Glutamine is synonymous with bodybuilding, but do you know it’s helpful for so much more than just muscle recovery? Clients often ask me how much glutamine a day they should be taking, and I discuss this and much more. Also, what foods contain glutamine. In addition, what are the benefits of glutamine? How much glutamine for leaky gut?
L-Glutamine helped me to heal my leaky gut, strengthen my digestive system and recover faster. I also like to think the glutamine benefits help my tired muscles because I’m definitely no bodybuilder.
What is Glutamine?
Glutamine is a non-essential amino acid. It’s available in abundance from the foods we eat, but often most people still don’t get enough to stimulate deep repair. The more energy you put out, the more wrecked your digestive system is, and the more time you’ve allowed passing eating processed foods, the more likely you’re deficient in glutamine.
My journey with this supplement has been surprising. I never expected it to work, but it did. The science behind why glutamine works to help repair the digestive tract is interesting.
How Glutamine Repaired my Gut
Basically, glutamine works in the gut by protecting against mucosal breakdown. Now imagine this environment. You’ve got stomach acid that’s so strong it could burn through the carpet (no joke, and this is healthy and natural), then a little way down the road in your intestines, a more alkaline, lubricated environment is necessary because otherwise evacuating our bowels would be quite painful and horrible. When things get out of whack in the gut, the important mucosal lining can start to lose its tenure. Glutamine helps it stay strong and protect us against the potential for a leak to spring.
The second way glutamine helped me is its amazing ability to diminish cravings for sugar and carbohydrates. Glutamine becomes a quick energy boost for our brains (where those cravings are coming from). It signals to the body the need has been met and the craving dissipates. Because let’s face it, it’s not our bodies that want that chocolate bar, it’s our addicted brains.
Paired with a change in diet, probiotics, and plenty of stress reduction, l-glutamine has helped me repair my gut and experience genuine, lasting health. I also discovered some amazing exercise and gut health benefits.
So how much glutamine a day is optimal to gain the benefits I discussed? Studies indicate between 20 and 30 grams per day is the beneficial dosage for most individuals. It’s not only enough to understand how much glutamine a day we all should be taking, but what foods contain glutamine.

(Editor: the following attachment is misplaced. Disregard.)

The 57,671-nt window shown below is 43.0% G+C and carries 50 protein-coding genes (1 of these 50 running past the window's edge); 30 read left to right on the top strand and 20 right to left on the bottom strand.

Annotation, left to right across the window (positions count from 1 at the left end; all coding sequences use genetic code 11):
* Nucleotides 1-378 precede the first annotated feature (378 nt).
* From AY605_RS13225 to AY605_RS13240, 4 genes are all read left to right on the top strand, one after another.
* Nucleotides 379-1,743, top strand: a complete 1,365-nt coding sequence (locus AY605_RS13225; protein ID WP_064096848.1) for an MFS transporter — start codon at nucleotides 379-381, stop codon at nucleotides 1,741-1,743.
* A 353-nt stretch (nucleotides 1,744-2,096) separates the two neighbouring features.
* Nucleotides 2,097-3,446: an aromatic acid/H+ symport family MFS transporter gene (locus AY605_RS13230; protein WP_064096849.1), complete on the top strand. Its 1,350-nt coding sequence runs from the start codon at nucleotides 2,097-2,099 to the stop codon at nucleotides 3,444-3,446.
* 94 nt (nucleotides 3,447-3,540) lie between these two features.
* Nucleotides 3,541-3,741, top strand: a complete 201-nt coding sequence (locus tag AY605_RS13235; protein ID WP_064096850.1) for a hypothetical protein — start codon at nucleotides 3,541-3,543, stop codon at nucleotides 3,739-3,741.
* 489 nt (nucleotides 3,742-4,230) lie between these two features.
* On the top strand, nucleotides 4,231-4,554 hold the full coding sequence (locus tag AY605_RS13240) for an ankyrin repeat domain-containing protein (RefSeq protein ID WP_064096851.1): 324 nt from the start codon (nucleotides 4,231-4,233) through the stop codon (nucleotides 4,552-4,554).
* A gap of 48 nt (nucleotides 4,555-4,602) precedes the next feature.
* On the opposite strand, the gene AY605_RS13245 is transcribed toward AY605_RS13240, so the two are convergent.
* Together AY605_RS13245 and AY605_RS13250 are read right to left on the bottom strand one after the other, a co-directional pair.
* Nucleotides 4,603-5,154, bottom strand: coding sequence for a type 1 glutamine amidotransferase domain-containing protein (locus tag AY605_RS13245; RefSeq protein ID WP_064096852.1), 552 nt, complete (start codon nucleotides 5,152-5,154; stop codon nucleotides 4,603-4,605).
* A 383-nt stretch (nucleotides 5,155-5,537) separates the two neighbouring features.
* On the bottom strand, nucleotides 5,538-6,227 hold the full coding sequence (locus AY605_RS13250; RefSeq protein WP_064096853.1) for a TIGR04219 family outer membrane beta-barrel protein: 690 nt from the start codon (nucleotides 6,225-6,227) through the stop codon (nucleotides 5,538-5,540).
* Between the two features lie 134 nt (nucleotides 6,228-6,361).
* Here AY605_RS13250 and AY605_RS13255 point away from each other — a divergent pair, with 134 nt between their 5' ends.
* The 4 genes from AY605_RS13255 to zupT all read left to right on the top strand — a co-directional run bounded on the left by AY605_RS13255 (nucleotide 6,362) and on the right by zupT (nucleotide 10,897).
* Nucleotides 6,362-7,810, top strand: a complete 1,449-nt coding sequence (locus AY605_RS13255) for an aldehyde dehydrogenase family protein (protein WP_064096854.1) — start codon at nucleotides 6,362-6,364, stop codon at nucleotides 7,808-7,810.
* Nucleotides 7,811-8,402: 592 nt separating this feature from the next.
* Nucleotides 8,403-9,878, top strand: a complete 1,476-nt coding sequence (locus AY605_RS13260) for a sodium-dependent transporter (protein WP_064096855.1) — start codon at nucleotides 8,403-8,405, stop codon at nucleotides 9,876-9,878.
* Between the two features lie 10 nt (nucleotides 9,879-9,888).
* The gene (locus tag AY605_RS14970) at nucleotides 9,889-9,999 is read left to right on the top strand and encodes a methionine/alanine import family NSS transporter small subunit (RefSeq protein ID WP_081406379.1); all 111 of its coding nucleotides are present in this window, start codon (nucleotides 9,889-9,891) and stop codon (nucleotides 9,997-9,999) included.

Foods with L Glutamine
Seafood is an excellent source of protein and glutamine. Grilled fish and shrimp are excellent choices. Studies indicate salt-water seafood has a higher glutamine content than freshwater fish (1), so trying some flounder, yellowtail tuna, mahi-mahi (my personal favorite), and grouper are wonderful choices.
Aim for leaner cuts of beef because not only is this better for your heart health but leaner cuts of beef will contain higher levels of protein, which supplies the body with more glutamine.
Eggs are also another suitable source of glutamine. Not only are eggs full of protein, but they are an excellent source of vitamin K, B vitamins, vitamin D, iron, and selenium. Roughly 2 large eggs will provide the body with 0.6 grams of glutamine.
Beans are great for vegans, vegetarians, and anyone following a plant-based diet as they are an excellent source of protein and glutamine. Pair the beans with a serving of rice and you have complete protein in a very inexpensive meal. Tofu, which is made from soybeans, is a good plant-based source of protein and glutamine. By incorporating beans into your diet you increase your fiber intake as well as get the necessary vitamin and minerals that your body needs to function properly.
Nuts are another plant-based source of glutamine. Snacking on a handful of nuts is great for fiber, omega-3 fatty acids, protein, glutamine, and antioxidants. You can also add nuts to your morning oatmeal to bump up the nutritional content, rounding out the meal with added protein and glutamine.
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If you find these tips on how much l glutamine for leaky gut one should be taking. Let me know in the comment section below. I also would love to hear what you think or take a photo and tag me @Eat_Your_Nutrition on Instagram. I love seeing your photos. #EatYourNutrition #LauraVillanueva
- Andersen, S. M., Waagbø, R., & Espe, M. (2016). Functional amino acids in fish nutrition, health and welfare. Frontiers in bioscience (Elite edition), 8, 143–169. https://doi.org/10.2741/757